Despite such complexities in the Biblical , cultural and historical accounts of St. James and in the presentation of him as a defender of the faith and Spain on a white horse, the popularity of both him and pilgrimage to Santiago grew throughout the 11th and 12th centuries. As a result, throughout this period churches, monasteries, and locals began the tradition of hosting, protecting and aiding pilgrims. In turn Santiago de Compostela was considered one of the major sites of pilgrimage throughout the Christian world.
For centuries, Individuals from around Europe undertook pilgrimage for a number of reasons: to seek forgiveness, as an active of penitence, to receive a blessing, to pray for healing or aid, or their own personal purposes. Pilgrimages were undertaken at the behest of a priest or bishop, where legal sentences for criminals, or where undertaken by the affluent to demonstrate their piety. Regardless, with increasing numbers of people trekking to Santiago so too soon arose the traditional symbols of the pilgrimage including the walking staff, water gourd, the wide brimmed hat, the shell, and the backpack.
Though its precise meaning is uncertain, one symbol in particular, namely the scallop shell has become the primary image associated with the Camino. Even today the debate is ongoing, whether the shell reflects St. James’ time as a fisherman, whether it symbolizes the many routes to Santiago, whether it reflects the notion that while we each take a different path, ultimately we all reach the same destination, or whether it serves as the original arrow marker directing pilgrims to the shores of Spain. Each theory has its advocates and defenders.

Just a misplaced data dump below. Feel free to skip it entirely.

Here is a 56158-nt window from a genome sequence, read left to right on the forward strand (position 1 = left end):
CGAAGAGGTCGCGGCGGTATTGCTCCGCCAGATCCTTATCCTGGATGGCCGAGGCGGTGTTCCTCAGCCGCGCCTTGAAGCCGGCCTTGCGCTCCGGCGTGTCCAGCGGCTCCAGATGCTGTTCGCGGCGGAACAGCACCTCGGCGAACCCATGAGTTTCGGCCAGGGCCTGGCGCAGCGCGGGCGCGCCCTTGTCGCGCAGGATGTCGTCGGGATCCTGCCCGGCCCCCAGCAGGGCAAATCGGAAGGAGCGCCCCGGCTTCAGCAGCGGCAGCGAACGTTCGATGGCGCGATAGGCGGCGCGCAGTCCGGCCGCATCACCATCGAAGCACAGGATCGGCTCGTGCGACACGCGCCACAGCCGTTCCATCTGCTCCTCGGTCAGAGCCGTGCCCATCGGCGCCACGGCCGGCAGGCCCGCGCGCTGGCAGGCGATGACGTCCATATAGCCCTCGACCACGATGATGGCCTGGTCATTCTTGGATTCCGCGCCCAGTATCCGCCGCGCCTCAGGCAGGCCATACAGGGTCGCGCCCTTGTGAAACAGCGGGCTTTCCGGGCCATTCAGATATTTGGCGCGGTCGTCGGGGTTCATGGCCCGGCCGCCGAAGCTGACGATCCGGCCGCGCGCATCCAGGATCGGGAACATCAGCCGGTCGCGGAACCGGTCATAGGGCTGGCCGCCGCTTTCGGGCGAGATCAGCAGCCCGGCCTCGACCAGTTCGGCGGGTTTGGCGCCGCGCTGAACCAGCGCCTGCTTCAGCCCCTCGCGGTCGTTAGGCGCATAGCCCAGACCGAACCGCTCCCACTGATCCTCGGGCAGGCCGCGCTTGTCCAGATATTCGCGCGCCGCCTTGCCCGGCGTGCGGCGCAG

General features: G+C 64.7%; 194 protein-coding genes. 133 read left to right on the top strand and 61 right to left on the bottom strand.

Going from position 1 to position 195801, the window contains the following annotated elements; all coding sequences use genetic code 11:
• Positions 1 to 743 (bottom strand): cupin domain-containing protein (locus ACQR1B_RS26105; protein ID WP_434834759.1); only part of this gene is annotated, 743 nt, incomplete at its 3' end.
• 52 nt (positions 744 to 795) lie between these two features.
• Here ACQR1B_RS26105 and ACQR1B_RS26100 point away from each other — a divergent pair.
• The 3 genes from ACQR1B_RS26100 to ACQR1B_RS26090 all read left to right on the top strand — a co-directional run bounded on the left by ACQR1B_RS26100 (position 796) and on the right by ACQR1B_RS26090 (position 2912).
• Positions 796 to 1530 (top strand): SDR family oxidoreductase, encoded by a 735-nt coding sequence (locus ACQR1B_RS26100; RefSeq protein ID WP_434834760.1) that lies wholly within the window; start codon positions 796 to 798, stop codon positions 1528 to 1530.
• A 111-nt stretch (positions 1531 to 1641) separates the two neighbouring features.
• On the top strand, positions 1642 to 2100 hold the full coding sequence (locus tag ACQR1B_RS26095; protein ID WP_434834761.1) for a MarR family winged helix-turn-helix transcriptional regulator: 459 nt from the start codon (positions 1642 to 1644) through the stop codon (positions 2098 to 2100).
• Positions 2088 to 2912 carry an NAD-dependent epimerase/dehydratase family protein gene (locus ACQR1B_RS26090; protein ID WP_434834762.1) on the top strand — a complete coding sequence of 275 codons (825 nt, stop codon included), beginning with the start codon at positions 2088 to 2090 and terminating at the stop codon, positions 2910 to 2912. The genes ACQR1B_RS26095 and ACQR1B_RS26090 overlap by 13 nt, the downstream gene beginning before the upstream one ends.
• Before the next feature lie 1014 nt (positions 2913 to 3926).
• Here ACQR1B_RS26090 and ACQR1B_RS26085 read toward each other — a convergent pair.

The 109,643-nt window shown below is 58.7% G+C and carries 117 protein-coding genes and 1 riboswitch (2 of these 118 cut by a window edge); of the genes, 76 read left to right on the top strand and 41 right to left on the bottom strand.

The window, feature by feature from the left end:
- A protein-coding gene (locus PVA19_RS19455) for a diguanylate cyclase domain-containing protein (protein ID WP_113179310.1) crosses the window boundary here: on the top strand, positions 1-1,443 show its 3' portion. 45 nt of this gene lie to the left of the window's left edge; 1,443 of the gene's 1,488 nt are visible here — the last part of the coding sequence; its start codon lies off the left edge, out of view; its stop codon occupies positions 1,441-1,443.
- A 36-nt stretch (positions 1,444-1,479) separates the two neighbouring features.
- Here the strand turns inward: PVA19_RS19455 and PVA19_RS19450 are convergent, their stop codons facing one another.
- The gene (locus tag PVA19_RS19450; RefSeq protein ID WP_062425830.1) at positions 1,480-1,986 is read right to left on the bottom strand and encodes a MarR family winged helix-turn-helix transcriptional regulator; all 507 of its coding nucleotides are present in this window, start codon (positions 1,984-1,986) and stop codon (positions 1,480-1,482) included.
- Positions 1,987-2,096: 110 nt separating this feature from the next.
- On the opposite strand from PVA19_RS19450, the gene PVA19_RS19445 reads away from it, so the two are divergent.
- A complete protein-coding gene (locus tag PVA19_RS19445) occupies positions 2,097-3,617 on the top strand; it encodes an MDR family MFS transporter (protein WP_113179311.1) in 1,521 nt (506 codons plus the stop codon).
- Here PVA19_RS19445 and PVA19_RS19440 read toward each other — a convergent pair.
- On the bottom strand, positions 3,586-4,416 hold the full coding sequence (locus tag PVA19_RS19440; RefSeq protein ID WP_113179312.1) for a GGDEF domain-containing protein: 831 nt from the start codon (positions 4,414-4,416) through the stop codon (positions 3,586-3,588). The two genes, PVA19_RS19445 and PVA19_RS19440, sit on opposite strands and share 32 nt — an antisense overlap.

Each route is distinguished by particular religious relics, holy sites, churches of importance and varying cultures. Throughout the centuries since the founding of the Cathedral of Santiago, the Camino has risen and fallen in importance and popularity. It has been travelled by devoted pilgrims, penitent criminals, merchants, cultural tourists, and adventure seekers. Most recently throughout the 20th century the Camino has again risen in notoriety– since the 1950s and increasingly since the late 1990s. At the same time, increasing development by the European Union along several of the Camino routes, and recognition of the Camino by UNESCO has in turn also severed to increase The Way’s accessibility and popularity. In addition the recent publication of a series of popular books and pilgrim accounts such as Paulo Coelho’s “The Pilgrimage”, Jack Hitt’s “Off the Road: A Modern-Day Walk Down the Pilgrim’s Route into Spain”, Hape Kerkeling’s “I’m off Then: Losing and Finding Myself on the Camino de Santiago”, and Jane Christmas’s ‘What the Psychic Told the Pilgrim” as well as movies such as Martin’s Sheen’s iconic “The Way” and the recent documentary “I’ll Push You” by Patrick Gray and Justin Skeesuck have only strengthened the notoriety of these paths.